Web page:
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Published: 2005/05/15
by Jeremy Sanchez

RatDog, The NorVa, Norfolk, VA- 4/29

My first RatDog sighting was during 2000, in the District of Columbia – 9:30 Club. It was, personally, one of the most perception-altering shows I've lived, in regards to what I now expect from concerts. I even heard Medeski Martin and Wood for the first time during their set break. ("Who is that," I delightedly asked a dude in the crowd. "MMW," he responded, like that meant something to me.) It's not the best show I've seen, but I was just peeking into the churning Phish-heavy jamband movement at the time (I'm 24 now); what a time to join in! I had only recently witnessed my first "heady" show (Further Fest with special guests Ziggy Marley and the Melody Makers at the Hampton Coliseum in VA ( The Mothership ), on enough paper to spin anyone) and was still on cloud nine about my discoveries, having previously dug myself into a serious radio-rock rut following the decline of mass-market rap (circa 1996). If I didn't find something else quick (radio music excluded), I was going to have to give up my love of music for sports or something. Thankfully I found our ripening fields.

I'm ranting, but it's with this in mind that I always go to a RatDog show. They've had to live up to themselves, back then, which isn't easy. Overall, the band's become tighter over the last couple years. Melodies harmonize with seamless grace, Weir's voice is consistently good and the setlists rarely overlap. My biggest concern over these last few moons has been the evolution of RatDog's current bass player, Robin Sylvester. The phenomenal Bassist Rob Wasserman left Ratdog, the Ratdog of my memories, for jazzier and more classical musical pursuits. So, in my mind, Ratdog has been on a road trying to catch back up. Tonight, I heard Ratdog on par with their old selves. I'm still a Wasserman fan, he created one of the thickest, hardest growling bowed bass solos I've ever marinated in, but Sylvester has settled into his niche and RatDog's once broken back is now calcium-fortified, more confident sounding than ever.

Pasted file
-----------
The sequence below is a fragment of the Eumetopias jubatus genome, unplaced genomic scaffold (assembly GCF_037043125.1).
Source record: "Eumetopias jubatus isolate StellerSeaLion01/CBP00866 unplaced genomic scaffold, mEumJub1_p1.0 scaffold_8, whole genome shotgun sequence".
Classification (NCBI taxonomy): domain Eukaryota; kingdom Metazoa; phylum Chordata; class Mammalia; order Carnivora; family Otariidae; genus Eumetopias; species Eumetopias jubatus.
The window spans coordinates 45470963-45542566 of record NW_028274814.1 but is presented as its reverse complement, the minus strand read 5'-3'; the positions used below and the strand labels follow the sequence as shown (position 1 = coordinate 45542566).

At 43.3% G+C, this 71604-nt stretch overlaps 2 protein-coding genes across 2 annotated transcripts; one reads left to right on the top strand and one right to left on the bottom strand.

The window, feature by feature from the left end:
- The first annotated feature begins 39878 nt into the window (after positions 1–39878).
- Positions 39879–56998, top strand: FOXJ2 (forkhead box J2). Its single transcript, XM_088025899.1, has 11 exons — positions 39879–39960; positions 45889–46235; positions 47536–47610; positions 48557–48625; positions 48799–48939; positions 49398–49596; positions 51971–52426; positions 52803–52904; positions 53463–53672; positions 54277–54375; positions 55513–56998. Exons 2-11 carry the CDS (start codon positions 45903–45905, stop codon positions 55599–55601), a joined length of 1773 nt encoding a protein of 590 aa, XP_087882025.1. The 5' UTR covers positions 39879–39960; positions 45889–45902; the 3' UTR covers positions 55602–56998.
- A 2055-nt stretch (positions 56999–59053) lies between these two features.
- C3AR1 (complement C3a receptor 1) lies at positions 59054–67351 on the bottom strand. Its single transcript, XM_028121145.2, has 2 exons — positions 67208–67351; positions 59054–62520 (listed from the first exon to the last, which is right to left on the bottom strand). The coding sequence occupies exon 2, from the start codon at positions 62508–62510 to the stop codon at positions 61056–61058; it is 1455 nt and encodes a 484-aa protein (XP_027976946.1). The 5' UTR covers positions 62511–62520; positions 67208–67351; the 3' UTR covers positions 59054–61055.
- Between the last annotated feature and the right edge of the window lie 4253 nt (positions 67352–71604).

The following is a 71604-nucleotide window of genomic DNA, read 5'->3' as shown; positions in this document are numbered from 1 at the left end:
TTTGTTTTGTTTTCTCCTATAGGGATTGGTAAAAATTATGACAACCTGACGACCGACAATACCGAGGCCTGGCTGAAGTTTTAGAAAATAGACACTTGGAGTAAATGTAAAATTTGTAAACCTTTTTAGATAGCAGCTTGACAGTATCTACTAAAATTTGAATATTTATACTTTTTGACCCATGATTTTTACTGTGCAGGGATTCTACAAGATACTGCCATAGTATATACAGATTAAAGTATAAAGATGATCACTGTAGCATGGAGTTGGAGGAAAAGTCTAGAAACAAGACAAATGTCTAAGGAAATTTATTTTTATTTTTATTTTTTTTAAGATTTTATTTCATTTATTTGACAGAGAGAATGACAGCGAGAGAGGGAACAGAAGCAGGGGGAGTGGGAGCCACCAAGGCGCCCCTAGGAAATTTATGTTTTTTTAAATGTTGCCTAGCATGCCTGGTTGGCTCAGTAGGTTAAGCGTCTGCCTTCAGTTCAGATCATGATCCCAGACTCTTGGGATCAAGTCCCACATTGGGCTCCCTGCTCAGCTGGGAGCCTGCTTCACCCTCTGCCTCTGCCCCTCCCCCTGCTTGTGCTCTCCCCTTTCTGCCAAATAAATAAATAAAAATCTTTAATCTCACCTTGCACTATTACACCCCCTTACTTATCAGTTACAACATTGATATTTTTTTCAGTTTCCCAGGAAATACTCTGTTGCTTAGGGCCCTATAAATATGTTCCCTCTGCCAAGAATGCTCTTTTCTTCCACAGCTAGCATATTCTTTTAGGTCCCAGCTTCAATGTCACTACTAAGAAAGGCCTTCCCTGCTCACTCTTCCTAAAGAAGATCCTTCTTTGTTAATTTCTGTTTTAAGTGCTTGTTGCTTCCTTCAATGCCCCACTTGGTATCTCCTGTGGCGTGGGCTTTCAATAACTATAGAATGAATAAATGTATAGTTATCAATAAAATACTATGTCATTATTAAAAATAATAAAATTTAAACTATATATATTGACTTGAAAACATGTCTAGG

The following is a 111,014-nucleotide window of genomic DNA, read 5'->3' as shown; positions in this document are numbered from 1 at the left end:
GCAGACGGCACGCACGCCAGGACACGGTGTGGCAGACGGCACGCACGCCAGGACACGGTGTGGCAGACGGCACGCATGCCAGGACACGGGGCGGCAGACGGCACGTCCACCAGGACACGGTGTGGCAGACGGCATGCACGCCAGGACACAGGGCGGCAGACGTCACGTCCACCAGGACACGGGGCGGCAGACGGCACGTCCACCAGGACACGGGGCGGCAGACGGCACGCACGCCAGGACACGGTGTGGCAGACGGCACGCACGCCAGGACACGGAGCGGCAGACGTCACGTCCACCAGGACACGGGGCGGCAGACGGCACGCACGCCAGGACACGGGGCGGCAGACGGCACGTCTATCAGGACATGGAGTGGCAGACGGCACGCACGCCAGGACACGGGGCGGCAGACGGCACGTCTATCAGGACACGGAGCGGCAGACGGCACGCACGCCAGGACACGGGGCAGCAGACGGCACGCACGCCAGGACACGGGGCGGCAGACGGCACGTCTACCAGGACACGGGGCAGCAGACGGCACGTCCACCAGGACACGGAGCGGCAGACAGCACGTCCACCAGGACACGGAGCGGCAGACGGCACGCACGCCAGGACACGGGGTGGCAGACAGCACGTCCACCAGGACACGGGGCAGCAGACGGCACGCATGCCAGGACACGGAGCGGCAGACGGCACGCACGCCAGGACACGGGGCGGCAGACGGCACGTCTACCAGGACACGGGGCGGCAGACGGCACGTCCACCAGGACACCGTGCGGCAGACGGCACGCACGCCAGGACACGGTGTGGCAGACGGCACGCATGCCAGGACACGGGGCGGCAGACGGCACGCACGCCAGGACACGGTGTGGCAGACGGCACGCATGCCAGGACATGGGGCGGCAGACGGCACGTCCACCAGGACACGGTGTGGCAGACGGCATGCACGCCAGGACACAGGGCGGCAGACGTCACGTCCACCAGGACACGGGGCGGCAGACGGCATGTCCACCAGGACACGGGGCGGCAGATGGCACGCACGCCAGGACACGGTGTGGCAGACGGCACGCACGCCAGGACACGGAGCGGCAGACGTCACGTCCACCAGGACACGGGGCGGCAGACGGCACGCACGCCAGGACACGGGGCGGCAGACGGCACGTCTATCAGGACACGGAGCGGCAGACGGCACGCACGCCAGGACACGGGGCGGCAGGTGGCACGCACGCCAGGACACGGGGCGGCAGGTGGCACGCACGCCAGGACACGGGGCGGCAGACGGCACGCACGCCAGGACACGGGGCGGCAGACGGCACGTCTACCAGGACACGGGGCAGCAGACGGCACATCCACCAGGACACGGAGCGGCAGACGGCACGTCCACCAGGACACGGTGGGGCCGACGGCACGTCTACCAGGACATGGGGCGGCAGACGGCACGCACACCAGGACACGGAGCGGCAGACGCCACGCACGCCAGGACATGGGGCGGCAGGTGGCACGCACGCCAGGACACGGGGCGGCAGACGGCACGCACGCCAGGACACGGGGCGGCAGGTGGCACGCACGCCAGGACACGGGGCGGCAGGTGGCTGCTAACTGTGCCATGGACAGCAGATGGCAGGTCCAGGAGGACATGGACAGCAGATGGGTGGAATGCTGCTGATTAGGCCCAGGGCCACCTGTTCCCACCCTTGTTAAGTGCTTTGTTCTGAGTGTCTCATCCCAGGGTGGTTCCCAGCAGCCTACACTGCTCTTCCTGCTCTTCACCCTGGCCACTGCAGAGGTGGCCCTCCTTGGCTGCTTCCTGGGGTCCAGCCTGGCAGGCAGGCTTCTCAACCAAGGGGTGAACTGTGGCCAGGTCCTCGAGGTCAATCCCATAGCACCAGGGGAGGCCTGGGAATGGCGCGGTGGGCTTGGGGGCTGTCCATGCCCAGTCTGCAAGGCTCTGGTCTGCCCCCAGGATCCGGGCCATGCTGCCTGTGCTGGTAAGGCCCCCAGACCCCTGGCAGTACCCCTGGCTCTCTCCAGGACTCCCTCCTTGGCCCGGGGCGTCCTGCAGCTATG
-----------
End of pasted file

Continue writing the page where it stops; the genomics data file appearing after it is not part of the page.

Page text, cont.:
The show was slated on the tickets, and on the NorVa's website to begin at 8PM. Arriving a LITTLE early, I thought, the line looked ridiculously long; it was because the show was moved to 9PM!!!No!!! So, I stood in line until Will Call opened at 8 and chilled outside until around 8:30, when I went inside and took in the abundance of people at certainly a sold-out show. Changing the start time at the last minute isn't a bad way to get a full house by lights. But, no one seemed to mind the extra long wait in line, too much. People just chilled, got their 21+ wristbands or 20- magic marker X's, played, got frisked/fondled by NorVa security at the pat-down station, sold things, you know, chilled…

Once the show started, pretty soon after 9, Ratdog barked their Grateful-Dead reminiscent, psychedelically disjointed and jazzed up melodies, solid organic US Blues, straight up rock and sticky funk through two solid sets and an encore. The rhythm team of drummer/vocalist Jay Lane and Sylvester stood thick while pianist/vocalist Jeff Chimenti, saxophonist Kenny Brooks, guitarist/vocalist Mark Karan (takes a deserved lion's share of the guitar leads) and lead vocalist/guitarist/the-reason-everyone-came Bob Weir fluttered around them.